POLE WORK CHALLENGES - Producing a meaningful and responsive canter

Keeping things interesting and fun this winter with some great tips from proffessional rider Katy Thomas  

Winter is well and truly upon us and with it comes cold weather, dark evenings and wet ground! It can be really easy to lose motivation and momentum going into the winter months but it’s important to keep powering through. You might not be able to get out competing as much or train as much as you’d like, but remember, preparation is the key to success, so use these dark nights to your advantage – train now, win later!

Some people slow down through winter but I prefer to use this time to my advantage and prepare for the New Year with lots of hacking and fitness training and schooling! 

There are lots of exercises you can do in your ménage at home which keep things fun and interesting and don’t take much preparation or set up time, so below I have included my favourite fun exercise which I do with a lots riders I teach. 

Working on a meaningful and responsive canter: Katy school 1

I use this exercise a lot at home, both in lessons and when schooling my horses. 

  • A forward and “bouncy” canter is really important when show jumping and being able to change the tempo, speed and stride length is really helpful.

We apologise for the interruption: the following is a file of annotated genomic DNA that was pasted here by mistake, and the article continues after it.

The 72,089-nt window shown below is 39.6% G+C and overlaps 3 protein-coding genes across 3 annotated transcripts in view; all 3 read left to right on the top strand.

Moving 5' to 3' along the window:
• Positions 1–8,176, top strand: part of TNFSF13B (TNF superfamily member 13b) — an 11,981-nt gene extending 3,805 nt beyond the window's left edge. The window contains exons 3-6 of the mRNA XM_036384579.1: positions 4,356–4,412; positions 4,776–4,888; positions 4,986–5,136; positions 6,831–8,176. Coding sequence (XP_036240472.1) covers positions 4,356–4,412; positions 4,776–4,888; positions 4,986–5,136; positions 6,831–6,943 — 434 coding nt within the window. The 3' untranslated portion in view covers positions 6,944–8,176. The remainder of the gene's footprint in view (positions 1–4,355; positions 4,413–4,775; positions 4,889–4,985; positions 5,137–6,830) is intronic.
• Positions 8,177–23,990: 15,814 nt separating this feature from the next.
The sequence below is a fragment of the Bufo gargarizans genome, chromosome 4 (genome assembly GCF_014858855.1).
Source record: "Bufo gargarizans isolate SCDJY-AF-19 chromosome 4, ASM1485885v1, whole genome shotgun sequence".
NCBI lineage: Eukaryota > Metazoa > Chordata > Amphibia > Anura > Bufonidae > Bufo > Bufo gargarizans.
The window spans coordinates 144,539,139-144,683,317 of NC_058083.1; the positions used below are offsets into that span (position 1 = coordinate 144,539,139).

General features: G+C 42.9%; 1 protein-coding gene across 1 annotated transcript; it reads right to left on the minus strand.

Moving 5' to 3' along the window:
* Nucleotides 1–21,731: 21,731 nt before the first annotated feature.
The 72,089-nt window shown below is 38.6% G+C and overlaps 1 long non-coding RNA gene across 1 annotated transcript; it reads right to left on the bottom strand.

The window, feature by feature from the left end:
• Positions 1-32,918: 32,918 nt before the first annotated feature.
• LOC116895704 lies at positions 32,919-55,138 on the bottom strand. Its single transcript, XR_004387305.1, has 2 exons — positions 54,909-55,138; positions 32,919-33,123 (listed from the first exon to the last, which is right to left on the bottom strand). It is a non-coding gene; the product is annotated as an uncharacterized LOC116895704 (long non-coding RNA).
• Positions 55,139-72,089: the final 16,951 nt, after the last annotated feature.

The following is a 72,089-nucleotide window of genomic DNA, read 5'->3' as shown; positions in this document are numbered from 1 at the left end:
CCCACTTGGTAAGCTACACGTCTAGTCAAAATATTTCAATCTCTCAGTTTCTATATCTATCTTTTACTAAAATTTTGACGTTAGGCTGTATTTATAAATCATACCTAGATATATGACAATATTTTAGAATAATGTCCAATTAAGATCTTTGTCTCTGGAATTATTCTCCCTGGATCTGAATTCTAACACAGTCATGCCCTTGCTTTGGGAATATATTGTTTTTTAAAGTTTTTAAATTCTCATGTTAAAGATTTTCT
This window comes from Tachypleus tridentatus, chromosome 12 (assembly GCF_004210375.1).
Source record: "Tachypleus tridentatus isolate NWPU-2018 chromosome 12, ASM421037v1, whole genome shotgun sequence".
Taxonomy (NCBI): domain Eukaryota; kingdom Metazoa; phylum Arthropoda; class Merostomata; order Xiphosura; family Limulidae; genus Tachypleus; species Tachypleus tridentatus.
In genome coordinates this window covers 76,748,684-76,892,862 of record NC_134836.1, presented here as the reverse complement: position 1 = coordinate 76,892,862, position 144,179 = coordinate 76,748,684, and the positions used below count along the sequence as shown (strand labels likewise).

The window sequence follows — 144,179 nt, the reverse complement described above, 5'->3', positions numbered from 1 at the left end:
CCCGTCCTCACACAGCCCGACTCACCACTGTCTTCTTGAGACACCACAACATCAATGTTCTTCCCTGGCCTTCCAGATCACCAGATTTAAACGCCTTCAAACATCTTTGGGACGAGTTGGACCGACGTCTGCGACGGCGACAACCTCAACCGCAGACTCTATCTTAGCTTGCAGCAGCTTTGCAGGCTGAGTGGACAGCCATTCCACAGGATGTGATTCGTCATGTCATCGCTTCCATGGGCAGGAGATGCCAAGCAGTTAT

• Simply setting two poles out in the ménage, about 6-7 canter strides apart is a fun and easy exercise. 
  • Just lie two poles on the long side of your ménage; there is no need to stride the poles perfectly. 
  • Incorporate these poles into your flat session, firstly canter through the poles in a relaxed and natural canter, counting how many strides your horse naturally puts in between the two poles. Let’s say for example your horse has put 6 strides in.
Next time round aim to create a shorter, more collected canter and look at getting 7 canter strides between your poles - One less stride than before. It may take a few attempts at first.

Next: Time to push the canter forward and aim for a more forward stride. This time try to aim for 5 strides.

Katy riding article
Note: A longer, forward canter shouldn’t be mistaken for a fast canter. Fast and furious often ends up with poles down in a SJ round as fast results in flat, so when asking a horse for a more forward canter you must remember to keep a strong seat, sitting up and keeping a good rein contact.  

Once you have mastered the basic steps of this exercise you can challenge yourself and your friends. Aiming for 7, 8, 9 strides and 5,4,3. 

This exercise is really fun and a lot of the people I teach use it as a warm up exercise before they jump. It helps develop a bouncy and responsive canter and makes the rider think about the speed, rhythm and tempo of their horse canter. 

You can use this exercise as a bit of a game, have a friend shout out how many strides to put in as you come around the corner or challenge your friends to see who can get more strides in. 

It is really important to keep a productive canter whilst doing this exercise, but more importantly, remember to have fun!  
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